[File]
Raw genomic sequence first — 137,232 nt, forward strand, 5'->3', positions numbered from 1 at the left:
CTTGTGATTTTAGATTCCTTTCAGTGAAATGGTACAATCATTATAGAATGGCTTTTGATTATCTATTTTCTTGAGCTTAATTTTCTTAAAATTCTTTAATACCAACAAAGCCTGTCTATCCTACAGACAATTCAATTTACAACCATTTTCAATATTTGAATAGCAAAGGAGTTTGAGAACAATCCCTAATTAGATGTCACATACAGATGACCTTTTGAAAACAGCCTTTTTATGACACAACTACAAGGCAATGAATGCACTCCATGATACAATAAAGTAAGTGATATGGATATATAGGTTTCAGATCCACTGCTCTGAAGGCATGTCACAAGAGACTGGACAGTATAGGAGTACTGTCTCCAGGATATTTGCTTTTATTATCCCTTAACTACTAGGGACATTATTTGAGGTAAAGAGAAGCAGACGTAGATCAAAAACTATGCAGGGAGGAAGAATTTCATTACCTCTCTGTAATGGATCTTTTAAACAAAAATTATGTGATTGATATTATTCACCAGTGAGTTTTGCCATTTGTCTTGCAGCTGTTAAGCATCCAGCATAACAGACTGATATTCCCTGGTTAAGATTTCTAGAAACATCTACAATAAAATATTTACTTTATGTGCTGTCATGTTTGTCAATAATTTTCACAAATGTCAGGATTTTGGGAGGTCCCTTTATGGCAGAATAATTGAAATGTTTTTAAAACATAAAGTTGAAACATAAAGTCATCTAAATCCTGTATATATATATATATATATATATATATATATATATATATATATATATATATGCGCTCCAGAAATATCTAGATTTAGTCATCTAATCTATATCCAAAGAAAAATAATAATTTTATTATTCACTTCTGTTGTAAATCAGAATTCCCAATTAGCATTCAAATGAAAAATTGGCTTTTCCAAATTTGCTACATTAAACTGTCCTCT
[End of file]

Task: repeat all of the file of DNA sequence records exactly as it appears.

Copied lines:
Raw genomic sequence first — 137,232 nt, forward strand, 5'->3', positions numbered from 1 at the left:
CTTGTGATTTTAGATTCCTTTCAGTGAAATGGTACAATCATTATAGAATGGCTTTTGATTATCTATTTTCTTGAGCTTAATTTTCTTAAAATTCTTTAATACCAACAAAGCCTGTCTATCCTACAGACAATTCAATTTACAACCATTTTCAATATTTGAATAGCAAAGGAGTTTGAGAACAATCCCTAATTAGATGTCACATACAGATGACCTTTTGAAAACAGCCTTTTTATGACACAACTACAAGGCAATGAATGCACTCCATGATACAATAAAGTAAGTGATATGGATATATAGGTTTCAGATCCACTGCTCTGAAGGCATGTCACAAGAGACTGGACAGTATAGGAGTACTGTCTCCAGGATATTTGCTTTTATTATCCCTTAACTACTAGGGACATTATTTGAGGTAAAGAGAAGCAGACGTAGATCAAAAACTATGCAGGGAGGAAGAATTTCATTACCTCTCTGTAATGGATCTTTTAAACAAAAATTATGTGATTGATATTATTCACCAGTGAGTTTTGCCATTTGTCTTGCAGCTGTTAAGCATCCAGCATAACAGACTGATATTCCCTGGTTAAGATTTCTAGAAACATCTACAATAAAATATTTACTTTATGTGCTGTCATGTTTGTCAATAATTTTCACAAATGTCAGGATTTTGGGAGGTCCCTTTATGGCAGAATAATTGAAATGTTTTTAAAACATAAAGTTGAAACATAAAGTCATCTAAATCCTGTATATATATATATATATATATATATATATATATATATATATATATATATATGCGCTCCAGAAATATCTAGATTTAGTCATCTAATCTATATCCAAAGAAAAATAATAATTTTATTATTCACTTCTGTTGTAAATCAGAATTCCCAATTAGCATTCAAATGAAAAATTGGCTTTTCCAAATTTGCTACATTAAACTGTCCTCT